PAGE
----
The value of an airline mile & why you should collect them.

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In a recent radio interview, Arthur Frommer (he is a real person) said he doesn’t believe in collecting frequent flyer miles because it is too much trouble. I can understand part of his argument that it can seem like a lot of work to redeem a free ticket since airline websites are not that easy to navigate. Before we delve into whether or not it’s worth the trouble, here’s an example of an infrequent flyer.  Meet Sally.

Sally is your typical traveler from the Northeast who travels twice a year. She vacations in the Caribbean once a year and then the West Coast. In total, she travels about 8,000 miles a year.

In addition, Sally dines out twice a week with an average check of $30 and spends about $3,000 shopping online annually. If she did not collect miles and had a cash reward credit card, she would’ve received $80 in cash rewards back.

However, if she collected miles, she would have received:

  • Flying: 8,000 miles
  • Dining: Assuming 10% of the restaurants she dined at are mileage participating restaurants, that would mean 936 miles annually at the base earning of 3 miles per dollar spent. This is in addition to her cash rewards. Information on Airline Dining Programs can be found HERE.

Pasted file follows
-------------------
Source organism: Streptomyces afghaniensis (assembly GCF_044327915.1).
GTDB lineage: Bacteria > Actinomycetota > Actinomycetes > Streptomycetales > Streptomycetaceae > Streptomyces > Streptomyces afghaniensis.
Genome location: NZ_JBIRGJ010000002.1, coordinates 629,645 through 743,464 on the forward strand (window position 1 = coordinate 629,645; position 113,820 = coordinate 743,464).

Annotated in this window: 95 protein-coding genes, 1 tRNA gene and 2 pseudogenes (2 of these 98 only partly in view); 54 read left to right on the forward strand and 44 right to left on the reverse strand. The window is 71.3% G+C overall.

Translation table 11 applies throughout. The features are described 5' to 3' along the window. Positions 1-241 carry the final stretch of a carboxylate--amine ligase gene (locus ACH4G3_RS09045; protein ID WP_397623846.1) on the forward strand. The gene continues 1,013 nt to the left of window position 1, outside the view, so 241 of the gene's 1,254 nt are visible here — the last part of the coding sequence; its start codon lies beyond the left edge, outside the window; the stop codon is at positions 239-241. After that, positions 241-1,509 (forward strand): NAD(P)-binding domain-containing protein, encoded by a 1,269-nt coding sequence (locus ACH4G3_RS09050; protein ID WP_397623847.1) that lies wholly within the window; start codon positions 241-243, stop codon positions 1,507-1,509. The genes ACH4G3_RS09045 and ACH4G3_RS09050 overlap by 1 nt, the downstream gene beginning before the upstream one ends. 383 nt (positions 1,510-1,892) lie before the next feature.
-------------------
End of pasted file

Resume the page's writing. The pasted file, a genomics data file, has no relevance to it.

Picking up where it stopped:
• Shopping: Assuming 50% of the online shopping retailers participate in mileage programs and the average earning per dollar spent is 3 miles, she would have netted 4,500 miles. This is in addition to her cash rewards. Information on Airline Shopping Programs can be found HERE.

So let’s round that to 13,500 miles annually. Both American and United allow for one-way redemption of mileage tickets. It takes 12,500 miles for a domestic one-way award ticket. Assuming the ticket was $250 roundtrip, Sally would have saved $125. That’s a $125 savings for simply typing in a frequent flyer number on the reservation and signing up for the airline’s dining and shopping program, all of which are FREE. Let’s say Sally spent $600 for her flights annually.  The $125 would have been a 20% rebate. In general, even for the most basic of redemption, a mile is worth a penny. So a trip to California from the East Coast is worth upwards of $50 in points.

If Sally was like Arthur Frommer and did not collect miles, she would’ve lost $125 in value. I don’t know about you, but $125 is real money. Being a little flexible so that I can acquire a reward ticket seems worth it to me.

In Summary:

  • Signing up for a Frequent Flyer miles account is FREE
  • Receiving miles for flying is like receiving a significant rebate for future travel
  • You can enhance your mileage earning for travel by simply dining out and online shopping — also FREE!

 

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